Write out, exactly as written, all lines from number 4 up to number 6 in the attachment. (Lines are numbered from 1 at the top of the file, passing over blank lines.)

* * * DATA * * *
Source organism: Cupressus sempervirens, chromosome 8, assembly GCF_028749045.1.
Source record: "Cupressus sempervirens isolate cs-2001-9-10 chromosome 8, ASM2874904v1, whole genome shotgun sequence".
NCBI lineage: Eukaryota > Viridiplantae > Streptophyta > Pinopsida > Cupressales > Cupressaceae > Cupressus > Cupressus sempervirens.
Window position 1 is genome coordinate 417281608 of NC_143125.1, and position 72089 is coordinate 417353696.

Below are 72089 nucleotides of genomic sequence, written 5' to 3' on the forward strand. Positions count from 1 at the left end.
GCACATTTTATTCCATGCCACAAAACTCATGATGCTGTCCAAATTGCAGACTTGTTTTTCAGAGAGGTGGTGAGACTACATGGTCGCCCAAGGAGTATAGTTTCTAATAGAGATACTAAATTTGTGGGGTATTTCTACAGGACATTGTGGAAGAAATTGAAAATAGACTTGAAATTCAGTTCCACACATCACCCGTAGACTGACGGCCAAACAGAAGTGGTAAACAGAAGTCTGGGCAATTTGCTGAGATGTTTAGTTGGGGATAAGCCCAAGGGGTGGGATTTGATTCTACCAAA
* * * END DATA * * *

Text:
Window position 1 is genome coordinate 417281608 of NC_143125.1, and position 72089 is coordinate 417353696.

Below are 72089 nucleotides of genomic sequence, written 5' to 3' on the forward strand. Positions count from 1 at the left end.
GCACATTTTATTCCATGCCACAAAACTCATGATGCTGTCCAAATTGCAGACTTGTTTTTCAGAGAGGTGGTGAGACTACATGGTCGCCCAAGGAGTATAGTTTCTAATAGAGATACTAAATTTGTGGGGTATTTCTACAGGACATTGTGGAAGAAATTGAAAATAGACTTGAAATTCAGTTCCACACATCACCCGTAGACTGACGGCCAAACAGAAGTGGTAAACAGAAGTCTGGGCAATTTGCTGAGATGTTTAGTTGGGGATAAGCCCAAGGGGTGGGATTTGATTCTACCAAA